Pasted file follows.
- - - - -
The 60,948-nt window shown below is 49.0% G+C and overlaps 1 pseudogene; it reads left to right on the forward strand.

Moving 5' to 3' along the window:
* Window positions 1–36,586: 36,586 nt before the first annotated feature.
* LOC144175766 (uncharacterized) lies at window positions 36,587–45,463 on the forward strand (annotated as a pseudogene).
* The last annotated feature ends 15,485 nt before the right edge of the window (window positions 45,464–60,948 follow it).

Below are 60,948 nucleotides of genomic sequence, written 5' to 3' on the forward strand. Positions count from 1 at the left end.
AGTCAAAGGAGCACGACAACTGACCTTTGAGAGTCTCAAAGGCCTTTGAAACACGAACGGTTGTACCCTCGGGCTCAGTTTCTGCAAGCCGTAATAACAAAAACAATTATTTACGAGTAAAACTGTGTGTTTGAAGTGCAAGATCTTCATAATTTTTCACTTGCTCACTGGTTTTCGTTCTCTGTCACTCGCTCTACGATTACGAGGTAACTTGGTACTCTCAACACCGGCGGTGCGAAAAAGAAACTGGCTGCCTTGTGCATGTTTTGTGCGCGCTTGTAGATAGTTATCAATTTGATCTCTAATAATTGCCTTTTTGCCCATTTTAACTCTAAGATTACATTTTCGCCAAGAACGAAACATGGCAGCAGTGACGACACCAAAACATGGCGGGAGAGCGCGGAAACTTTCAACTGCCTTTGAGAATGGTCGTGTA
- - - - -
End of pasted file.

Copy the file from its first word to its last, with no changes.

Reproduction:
The 60,948-nt window shown below is 49.0% G+C and overlaps 1 pseudogene; it reads left to right on the forward strand.

Moving 5' to 3' along the window:
* Window positions 1–36,586: 36,586 nt before the first annotated feature.
* LOC144175766 (uncharacterized) lies at window positions 36,587–45,463 on the forward strand (annotated as a pseudogene).
* The last annotated feature ends 15,485 nt before the right edge of the window (window positions 45,464–60,948 follow it).

Below are 60,948 nucleotides of genomic sequence, written 5' to 3' on the forward strand. Positions count from 1 at the left end.
AGTCAAAGGAGCACGACAACTGACCTTTGAGAGTCTCAAAGGCCTTTGAAACACGAACGGTTGTACCCTCGGGCTCAGTTTCTGCAAGCCGTAATAACAAAAACAATTATTTACGAGTAAAACTGTGTGTTTGAAGTGCAAGATCTTCATAATTTTTCACTTGCTCACTGGTTTTCGTTCTCTGTCACTCGCTCTACGATTACGAGGTAACTTGGTACTCTCAACACCGGCGGTGCGAAAAAGAAACTGGCTGCCTTGTGCATGTTTTGTGCGCGCTTGTAGATAGTTATCAATTTGATCTCTAATAATTGCCTTTTTGCCCATTTTAACTCTAAGATTACATTTTCGCCAAGAACGAAACATGGCAGCAGTGACGACACCAAAACATGGCGGGAGAGCGCGGAAACTTTCAACTGCCTTTGAGAATGGTCGTGTA